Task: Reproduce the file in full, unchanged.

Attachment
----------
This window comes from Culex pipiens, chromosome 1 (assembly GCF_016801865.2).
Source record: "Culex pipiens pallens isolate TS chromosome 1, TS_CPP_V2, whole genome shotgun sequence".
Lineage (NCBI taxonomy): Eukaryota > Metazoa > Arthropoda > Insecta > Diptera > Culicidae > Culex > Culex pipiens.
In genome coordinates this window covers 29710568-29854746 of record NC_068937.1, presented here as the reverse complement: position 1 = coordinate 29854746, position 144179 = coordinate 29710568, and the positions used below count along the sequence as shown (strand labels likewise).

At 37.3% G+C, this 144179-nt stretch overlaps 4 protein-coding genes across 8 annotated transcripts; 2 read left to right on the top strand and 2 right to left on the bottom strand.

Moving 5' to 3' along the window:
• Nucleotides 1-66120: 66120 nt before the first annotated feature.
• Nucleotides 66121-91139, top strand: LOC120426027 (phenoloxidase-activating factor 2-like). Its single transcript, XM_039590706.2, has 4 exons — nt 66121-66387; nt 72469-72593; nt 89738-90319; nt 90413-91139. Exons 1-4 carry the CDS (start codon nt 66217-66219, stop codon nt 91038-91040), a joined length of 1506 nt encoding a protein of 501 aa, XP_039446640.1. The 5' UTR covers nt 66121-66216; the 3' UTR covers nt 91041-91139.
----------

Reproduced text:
This window comes from Culex pipiens, chromosome 1 (assembly GCF_016801865.2).
Source record: "Culex pipiens pallens isolate TS chromosome 1, TS_CPP_V2, whole genome shotgun sequence".
Lineage (NCBI taxonomy): Eukaryota > Metazoa > Arthropoda > Insecta > Diptera > Culicidae > Culex > Culex pipiens.
In genome coordinates this window covers 29710568-29854746 of record NC_068937.1, presented here as the reverse complement: position 1 = coordinate 29854746, position 144179 = coordinate 29710568, and the positions used below count along the sequence as shown (strand labels likewise).

At 37.3% G+C, this 144179-nt stretch overlaps 4 protein-coding genes across 8 annotated transcripts; 2 read left to right on the top strand and 2 right to left on the bottom strand.

Moving 5' to 3' along the window:
• Nucleotides 1-66120: 66120 nt before the first annotated feature.
• Nucleotides 66121-91139, top strand: LOC120426027 (phenoloxidase-activating factor 2-like). Its single transcript, XM_039590706.2, has 4 exons — nt 66121-66387; nt 72469-72593; nt 89738-90319; nt 90413-91139. Exons 1-4 carry the CDS (start codon nt 66217-66219, stop codon nt 91038-91040), a joined length of 1506 nt encoding a protein of 501 aa, XP_039446640.1. The 5' UTR covers nt 66121-66216; the 3' UTR covers nt 91041-91139.